Carson: RA Phone: Every week the RAs pass around a Champlain phone given to us that’s used for emergencies and getting in contact with the residents. Event Planning: The RAs need to plan some events throughout the semester such as game tournaments, landmark visits, or planned movie gatherings once per month per RA. For instance, I planned a Secret Santa event and took 14 people to see the FNAF movie in theaters. Room checks: Every once in a while the RAs need to check everyone’s room to make sure that it’s not falling apart. That’s really all there is to this. Weekly meetings: Once a week you’ll meet and discuss how everyone is doing this week. You’re bridging the gap between students and staff. You’re trusted with sensitive topics, either told by the staff, or by other students.

Drew: Well for starters we throw events for the rest of the students here, at least one or two a month. Some of the events we hosted this semester included a Fall Guys tournament, Onigiri making, Friendsgiving (for those that stayed over break) and Secret Santa! Other fun things we helped out with was decorating the AC for different holidays with the decorations we have on site, as well as gathering and keeping track of people when we go anywhere as a group in the city. We also look out for students’ well-being. There are a total of three mandatory room checks throughout the semester and that’s when we get to kind of evaluate a student’s living situation to look out for any signs of trouble. We do this on a day to day basis too, helping students work through some of their low points, deal with stress, or just pointing them in the right direction if a situation is above our qualifications.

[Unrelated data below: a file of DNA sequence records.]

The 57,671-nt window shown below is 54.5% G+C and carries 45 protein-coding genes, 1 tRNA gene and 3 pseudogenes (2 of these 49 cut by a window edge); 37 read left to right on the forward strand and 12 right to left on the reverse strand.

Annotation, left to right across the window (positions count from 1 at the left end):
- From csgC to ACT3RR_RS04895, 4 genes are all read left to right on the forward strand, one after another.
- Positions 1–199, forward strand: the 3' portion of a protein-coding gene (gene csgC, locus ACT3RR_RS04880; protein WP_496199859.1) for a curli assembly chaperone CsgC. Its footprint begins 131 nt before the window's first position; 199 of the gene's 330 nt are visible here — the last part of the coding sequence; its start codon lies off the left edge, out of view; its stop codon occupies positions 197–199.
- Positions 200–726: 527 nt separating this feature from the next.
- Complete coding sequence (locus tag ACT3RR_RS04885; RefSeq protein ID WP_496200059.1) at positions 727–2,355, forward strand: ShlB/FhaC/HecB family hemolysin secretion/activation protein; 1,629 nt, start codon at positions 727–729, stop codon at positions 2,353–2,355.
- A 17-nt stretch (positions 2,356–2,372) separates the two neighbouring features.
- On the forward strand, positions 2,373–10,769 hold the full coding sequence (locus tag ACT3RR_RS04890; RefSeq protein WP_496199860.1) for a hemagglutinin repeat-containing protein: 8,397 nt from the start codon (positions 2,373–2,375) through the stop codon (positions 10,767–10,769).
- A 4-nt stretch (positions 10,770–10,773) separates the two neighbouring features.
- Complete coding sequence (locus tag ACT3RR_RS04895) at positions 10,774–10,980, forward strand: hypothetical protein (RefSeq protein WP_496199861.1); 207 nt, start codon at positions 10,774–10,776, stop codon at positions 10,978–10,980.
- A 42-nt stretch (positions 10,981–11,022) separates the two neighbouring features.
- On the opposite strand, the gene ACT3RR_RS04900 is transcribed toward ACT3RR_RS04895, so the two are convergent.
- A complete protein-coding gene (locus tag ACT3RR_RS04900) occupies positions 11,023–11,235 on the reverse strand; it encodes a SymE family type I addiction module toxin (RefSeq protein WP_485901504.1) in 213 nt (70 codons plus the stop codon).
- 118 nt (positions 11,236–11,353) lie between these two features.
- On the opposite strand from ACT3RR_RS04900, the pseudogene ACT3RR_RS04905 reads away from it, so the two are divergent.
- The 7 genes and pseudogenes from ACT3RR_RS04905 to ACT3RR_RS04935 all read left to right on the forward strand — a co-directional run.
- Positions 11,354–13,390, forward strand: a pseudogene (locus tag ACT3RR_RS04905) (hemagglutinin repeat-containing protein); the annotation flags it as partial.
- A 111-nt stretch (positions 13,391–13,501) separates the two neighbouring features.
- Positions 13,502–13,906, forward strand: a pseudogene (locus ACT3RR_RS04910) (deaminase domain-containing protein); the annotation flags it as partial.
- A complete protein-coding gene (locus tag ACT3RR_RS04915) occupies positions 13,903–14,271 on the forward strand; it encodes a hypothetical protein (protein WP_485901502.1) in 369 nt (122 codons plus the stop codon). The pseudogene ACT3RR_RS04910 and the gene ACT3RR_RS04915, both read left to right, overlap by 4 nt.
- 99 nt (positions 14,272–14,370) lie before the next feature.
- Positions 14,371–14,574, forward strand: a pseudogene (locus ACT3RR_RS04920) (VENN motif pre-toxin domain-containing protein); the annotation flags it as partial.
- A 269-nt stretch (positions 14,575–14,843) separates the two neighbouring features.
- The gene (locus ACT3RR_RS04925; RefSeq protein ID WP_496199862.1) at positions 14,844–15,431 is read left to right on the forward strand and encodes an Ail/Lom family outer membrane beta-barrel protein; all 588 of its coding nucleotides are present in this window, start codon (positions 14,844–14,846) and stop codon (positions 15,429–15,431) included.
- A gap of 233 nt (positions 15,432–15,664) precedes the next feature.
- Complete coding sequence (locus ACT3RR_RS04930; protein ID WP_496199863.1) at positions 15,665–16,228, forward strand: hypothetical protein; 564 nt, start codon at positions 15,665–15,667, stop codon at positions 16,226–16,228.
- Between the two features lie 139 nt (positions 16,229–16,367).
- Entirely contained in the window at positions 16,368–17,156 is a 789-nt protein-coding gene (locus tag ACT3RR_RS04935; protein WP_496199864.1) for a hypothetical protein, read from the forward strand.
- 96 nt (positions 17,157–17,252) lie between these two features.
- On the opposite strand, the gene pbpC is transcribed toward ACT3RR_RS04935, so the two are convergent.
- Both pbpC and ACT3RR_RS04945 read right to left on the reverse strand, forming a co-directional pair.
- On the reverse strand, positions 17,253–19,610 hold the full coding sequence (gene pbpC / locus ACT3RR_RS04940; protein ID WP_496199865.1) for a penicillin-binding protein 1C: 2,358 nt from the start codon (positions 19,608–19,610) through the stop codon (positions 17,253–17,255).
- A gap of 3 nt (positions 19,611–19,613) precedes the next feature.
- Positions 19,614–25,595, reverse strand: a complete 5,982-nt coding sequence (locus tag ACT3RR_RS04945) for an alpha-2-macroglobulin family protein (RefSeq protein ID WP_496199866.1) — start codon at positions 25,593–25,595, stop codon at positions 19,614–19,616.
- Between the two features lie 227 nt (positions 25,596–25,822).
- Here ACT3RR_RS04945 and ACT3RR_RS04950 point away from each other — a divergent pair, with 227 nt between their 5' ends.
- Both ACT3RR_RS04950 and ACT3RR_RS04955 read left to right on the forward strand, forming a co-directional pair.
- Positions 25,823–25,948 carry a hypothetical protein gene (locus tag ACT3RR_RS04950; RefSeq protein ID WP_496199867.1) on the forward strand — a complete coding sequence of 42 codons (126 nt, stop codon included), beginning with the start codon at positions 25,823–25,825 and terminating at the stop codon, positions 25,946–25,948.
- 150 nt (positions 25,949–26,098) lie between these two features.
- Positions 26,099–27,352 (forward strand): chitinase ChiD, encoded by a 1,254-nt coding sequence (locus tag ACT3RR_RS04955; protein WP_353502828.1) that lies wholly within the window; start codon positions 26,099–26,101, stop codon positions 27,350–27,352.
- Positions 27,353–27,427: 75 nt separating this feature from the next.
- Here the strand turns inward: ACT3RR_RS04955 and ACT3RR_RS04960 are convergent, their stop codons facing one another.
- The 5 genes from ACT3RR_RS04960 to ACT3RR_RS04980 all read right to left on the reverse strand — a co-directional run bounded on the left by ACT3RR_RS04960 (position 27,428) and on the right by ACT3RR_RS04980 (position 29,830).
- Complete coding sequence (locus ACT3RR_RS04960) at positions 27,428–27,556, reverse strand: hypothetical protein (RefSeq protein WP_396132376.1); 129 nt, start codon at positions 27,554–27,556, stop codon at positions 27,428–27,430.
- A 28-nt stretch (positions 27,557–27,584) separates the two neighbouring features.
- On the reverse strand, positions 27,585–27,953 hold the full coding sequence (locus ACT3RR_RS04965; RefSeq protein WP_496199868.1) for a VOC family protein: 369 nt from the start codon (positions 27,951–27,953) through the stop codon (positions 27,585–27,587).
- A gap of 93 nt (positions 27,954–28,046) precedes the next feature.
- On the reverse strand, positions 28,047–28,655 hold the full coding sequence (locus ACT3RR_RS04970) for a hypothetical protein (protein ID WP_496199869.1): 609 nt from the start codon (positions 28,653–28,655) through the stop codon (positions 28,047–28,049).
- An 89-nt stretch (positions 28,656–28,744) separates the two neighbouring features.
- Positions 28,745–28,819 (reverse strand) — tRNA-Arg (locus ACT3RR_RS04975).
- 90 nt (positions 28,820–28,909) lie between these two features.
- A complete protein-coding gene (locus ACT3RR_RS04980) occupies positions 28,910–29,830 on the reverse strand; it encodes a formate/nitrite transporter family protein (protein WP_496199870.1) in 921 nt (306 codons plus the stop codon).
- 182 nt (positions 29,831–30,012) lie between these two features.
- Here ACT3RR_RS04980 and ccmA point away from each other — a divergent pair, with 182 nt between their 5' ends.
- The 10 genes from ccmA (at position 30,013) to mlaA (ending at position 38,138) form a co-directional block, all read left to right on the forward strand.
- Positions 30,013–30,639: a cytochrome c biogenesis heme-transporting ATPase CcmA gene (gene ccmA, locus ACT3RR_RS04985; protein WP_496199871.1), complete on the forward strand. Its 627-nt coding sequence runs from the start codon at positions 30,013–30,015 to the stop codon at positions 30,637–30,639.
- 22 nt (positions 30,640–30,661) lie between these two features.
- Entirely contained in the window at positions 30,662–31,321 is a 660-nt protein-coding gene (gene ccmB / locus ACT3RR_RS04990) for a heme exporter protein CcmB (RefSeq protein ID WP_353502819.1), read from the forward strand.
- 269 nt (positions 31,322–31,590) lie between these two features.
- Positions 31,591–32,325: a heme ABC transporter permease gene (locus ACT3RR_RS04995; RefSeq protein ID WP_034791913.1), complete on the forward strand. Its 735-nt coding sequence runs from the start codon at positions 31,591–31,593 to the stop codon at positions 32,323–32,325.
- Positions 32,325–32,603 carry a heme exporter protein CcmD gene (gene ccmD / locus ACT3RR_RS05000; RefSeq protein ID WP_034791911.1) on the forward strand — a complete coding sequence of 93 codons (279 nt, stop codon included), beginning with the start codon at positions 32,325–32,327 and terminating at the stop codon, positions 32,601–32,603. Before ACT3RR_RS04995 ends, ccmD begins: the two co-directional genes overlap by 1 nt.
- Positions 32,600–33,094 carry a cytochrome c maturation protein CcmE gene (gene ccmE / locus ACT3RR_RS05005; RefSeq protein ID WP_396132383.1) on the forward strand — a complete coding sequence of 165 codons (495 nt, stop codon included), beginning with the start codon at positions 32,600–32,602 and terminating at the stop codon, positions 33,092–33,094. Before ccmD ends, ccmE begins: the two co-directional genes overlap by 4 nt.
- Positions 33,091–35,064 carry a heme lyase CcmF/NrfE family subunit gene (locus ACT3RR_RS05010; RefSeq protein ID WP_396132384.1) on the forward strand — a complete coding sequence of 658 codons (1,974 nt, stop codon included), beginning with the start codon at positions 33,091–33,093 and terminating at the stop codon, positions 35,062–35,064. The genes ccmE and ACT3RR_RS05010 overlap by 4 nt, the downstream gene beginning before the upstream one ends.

RAs Prepping for a Meeting

What is your favorite part about the job?

Carson: How simple it is. Even though I have a responsibility to keep up, I’ve never struggled throughout the semester to accomplish anything. I don’t need to stay in the dorms for designated times which was the main attraction for this position.

Drew: My favorite part about the job is having to interact with everyone. Granted, the amount of students that come up is small enough that you will most likely interact with everyone at some point, but being an RA allows me to do that every day to genuinely help people. I want the best for the students up here and I really do try my best to look out for people regardless of necessity. Engaging with the rest of the staff here as much as I do is also a plus, and they’ll hopefully stay connected with me as I grow past college and enter the workforce.